The 1980s became the Me! Me! Me! generation of status seekers. Hostile takeovers, leveraged buyouts, and mega-mergers spawned a new breed of billionaire. If you've got it, flaunt it and you can have it all were watchwords.
College freshmen were more interested in status, power, and money than at any time during the past 15 years. Careers that netted big salaries were popular, and the students who chose these majors didn't hide the fact that they were doing it just for the money. Business management was the most popular major along with computer science, and marketing.
Science and technology made terrific strides in the eighties. Large numbers of Americans began using personal computers in their homes, offices, and schools. Columbia, America's first reusable spacecraft was launched in 1981. Cable was born and MTV had an enormous impact on music and young people. The digital compact disc revolutionized the music industry.
Family sitcoms dominated the 80's, but with a modern twist: Nicole had two dads, Webster and Arnold were adopted by white parents, and the Tanner girls had three father figures and no mother. Dallas and Dynasty showed us how the other half lives. Scott Turow turned the legal thriller with the mega legal thriller Presumed Innocent. The eighties was a huge decade for art, art museums, and artists.
Young adults stars included
Sean Penn, Matthew Broderick,
Michael J. Fox,
Lisa Whelchel, and
Jennifer Grey. Teen stars included
Anthony Michael Hall,
Keanu Reeves and
Carl Sagan taught us to look beyond our horizons. The 1982 Valley Girl had us using phrases like gag me with a spoon, like omigawd! and fer sure, fer sure.
The fitness craze inspired us to exercise with our Jane Fonda Workout videos, attired in our leotards, leg-warmers & sweatbands. It also gave us a new word: aerobics. Many people joined
health clubs like
Nautilus, Bally's, Jazzercise, Dancercize, and Richard Simmons. In 1980 the U.S. Olympic hockey team defeated formidable teams from the U.S.S.R. and Finland to win the gold medal.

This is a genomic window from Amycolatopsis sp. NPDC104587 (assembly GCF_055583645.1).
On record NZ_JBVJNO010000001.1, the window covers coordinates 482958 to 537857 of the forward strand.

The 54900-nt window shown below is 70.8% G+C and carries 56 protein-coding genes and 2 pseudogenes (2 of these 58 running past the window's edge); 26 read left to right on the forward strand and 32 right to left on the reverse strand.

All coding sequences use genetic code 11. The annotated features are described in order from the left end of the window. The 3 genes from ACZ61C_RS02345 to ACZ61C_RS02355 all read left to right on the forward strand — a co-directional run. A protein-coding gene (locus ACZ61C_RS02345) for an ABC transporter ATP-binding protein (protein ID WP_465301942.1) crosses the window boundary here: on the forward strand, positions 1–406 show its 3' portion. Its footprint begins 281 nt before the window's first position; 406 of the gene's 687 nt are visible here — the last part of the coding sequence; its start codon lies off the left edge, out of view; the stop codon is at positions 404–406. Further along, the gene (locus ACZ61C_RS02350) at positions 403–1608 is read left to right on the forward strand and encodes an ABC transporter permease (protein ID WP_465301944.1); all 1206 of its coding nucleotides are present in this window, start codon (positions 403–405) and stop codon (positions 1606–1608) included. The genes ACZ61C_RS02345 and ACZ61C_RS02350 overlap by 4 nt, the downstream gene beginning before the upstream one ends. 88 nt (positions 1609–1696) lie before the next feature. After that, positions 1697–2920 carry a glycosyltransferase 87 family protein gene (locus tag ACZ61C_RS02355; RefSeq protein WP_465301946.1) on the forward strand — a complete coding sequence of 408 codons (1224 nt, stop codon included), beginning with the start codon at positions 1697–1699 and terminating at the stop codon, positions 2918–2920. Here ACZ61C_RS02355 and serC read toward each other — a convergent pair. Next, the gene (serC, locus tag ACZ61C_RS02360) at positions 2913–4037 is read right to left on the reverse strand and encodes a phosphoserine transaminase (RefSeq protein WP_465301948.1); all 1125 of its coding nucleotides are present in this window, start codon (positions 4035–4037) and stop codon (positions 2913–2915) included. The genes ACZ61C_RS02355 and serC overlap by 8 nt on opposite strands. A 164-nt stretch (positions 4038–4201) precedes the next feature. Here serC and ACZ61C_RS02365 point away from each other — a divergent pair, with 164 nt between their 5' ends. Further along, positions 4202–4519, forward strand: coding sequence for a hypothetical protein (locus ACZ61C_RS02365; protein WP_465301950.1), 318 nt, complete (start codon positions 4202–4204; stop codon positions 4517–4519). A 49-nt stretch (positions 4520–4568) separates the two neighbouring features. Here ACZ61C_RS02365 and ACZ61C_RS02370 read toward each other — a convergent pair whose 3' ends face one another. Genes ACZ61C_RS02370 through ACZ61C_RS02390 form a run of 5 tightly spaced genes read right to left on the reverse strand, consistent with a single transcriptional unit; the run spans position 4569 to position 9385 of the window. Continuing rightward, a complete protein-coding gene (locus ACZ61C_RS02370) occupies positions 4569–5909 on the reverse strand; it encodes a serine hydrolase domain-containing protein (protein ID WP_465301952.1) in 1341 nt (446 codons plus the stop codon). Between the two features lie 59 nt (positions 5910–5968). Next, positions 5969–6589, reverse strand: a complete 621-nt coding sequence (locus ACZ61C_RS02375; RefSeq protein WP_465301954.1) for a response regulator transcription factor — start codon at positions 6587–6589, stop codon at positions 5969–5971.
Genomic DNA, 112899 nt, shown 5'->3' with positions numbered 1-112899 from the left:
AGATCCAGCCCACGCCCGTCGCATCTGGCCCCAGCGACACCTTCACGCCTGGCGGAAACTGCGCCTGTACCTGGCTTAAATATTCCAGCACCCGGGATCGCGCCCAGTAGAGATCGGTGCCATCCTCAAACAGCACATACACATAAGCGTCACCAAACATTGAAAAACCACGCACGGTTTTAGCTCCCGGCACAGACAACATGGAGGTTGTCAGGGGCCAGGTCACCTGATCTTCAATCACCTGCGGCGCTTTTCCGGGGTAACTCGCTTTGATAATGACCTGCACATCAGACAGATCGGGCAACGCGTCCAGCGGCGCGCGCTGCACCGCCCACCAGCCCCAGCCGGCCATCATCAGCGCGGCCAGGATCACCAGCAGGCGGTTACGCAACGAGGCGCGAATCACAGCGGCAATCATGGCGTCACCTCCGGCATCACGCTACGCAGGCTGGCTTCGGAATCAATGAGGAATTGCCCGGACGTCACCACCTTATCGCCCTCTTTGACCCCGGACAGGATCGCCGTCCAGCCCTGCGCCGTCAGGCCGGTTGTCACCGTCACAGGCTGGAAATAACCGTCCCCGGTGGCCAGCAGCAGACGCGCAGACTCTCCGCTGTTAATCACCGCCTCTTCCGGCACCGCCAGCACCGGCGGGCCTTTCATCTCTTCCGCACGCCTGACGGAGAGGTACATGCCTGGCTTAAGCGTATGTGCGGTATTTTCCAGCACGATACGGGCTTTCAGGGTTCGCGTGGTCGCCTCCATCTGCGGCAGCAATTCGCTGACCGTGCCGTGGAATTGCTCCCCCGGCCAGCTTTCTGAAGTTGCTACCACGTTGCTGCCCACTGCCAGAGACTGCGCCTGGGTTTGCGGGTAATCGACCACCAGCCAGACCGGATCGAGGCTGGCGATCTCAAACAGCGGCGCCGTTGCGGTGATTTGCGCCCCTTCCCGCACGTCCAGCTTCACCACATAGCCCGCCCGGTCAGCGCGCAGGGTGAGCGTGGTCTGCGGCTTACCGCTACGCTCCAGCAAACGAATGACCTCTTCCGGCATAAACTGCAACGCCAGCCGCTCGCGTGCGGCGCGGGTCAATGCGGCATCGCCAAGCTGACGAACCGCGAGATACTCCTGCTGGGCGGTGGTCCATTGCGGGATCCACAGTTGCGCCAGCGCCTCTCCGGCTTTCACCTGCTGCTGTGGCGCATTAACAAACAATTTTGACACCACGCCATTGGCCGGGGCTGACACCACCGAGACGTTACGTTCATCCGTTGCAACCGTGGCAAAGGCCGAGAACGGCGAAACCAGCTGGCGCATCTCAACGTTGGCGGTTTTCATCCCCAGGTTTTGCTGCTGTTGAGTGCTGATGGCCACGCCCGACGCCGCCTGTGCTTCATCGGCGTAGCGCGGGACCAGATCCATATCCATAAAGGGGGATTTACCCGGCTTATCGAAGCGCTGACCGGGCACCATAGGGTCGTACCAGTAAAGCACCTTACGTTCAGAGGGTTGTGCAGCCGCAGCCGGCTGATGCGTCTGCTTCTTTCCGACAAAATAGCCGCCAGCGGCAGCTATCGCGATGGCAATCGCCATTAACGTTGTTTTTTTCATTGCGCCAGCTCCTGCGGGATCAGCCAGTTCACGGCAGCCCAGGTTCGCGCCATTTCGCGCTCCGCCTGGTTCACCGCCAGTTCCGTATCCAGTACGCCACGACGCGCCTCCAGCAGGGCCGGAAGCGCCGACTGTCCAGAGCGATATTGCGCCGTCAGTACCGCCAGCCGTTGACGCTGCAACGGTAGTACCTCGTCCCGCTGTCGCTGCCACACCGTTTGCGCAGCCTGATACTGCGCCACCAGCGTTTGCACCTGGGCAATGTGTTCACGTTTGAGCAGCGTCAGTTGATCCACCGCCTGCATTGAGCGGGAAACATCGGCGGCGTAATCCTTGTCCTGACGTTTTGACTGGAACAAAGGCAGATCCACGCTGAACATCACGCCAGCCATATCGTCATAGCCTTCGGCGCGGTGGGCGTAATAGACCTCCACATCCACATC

Houses in the 80's were were bigger, more attractive, and contained more high-tech features. You could say they were reflecting our new "yuppie" mentality. Yuppies are
Young, Upwardly-mobile Professionals that were college-educated, career-oriented, and status-conscious, and the 80's wouldn't have been the 80's without them!
Popular games included
Dungeons & Dragons.
Hackey Sack was fun as was skateboarding and rollerblades. In 1983 the Cabbage Patch Dolls were one of
the biggest pop culture crazes of its times. Trivial Pursuit appeared in 1983
and remains today as a way to show off all that
Jeopardy worthy information you have. The Teenage Mutant Ninja Turtles hit it big as did Transformers.
The electronic toy age kicks into gear
with the introduction of hundreds of new toys that could talk, move
about and imitate favorite cartoon characters.
Nintendo kicked off the home video game console era. Coin operated arcade games were very popular included Pac-Man,
Whack-a-Mole, Breakout and
The 80s had a very distinct personality and the average family was a dual-income family. More women were entering the work force every year, and fewer women were putting their careers on hold to be homemakers.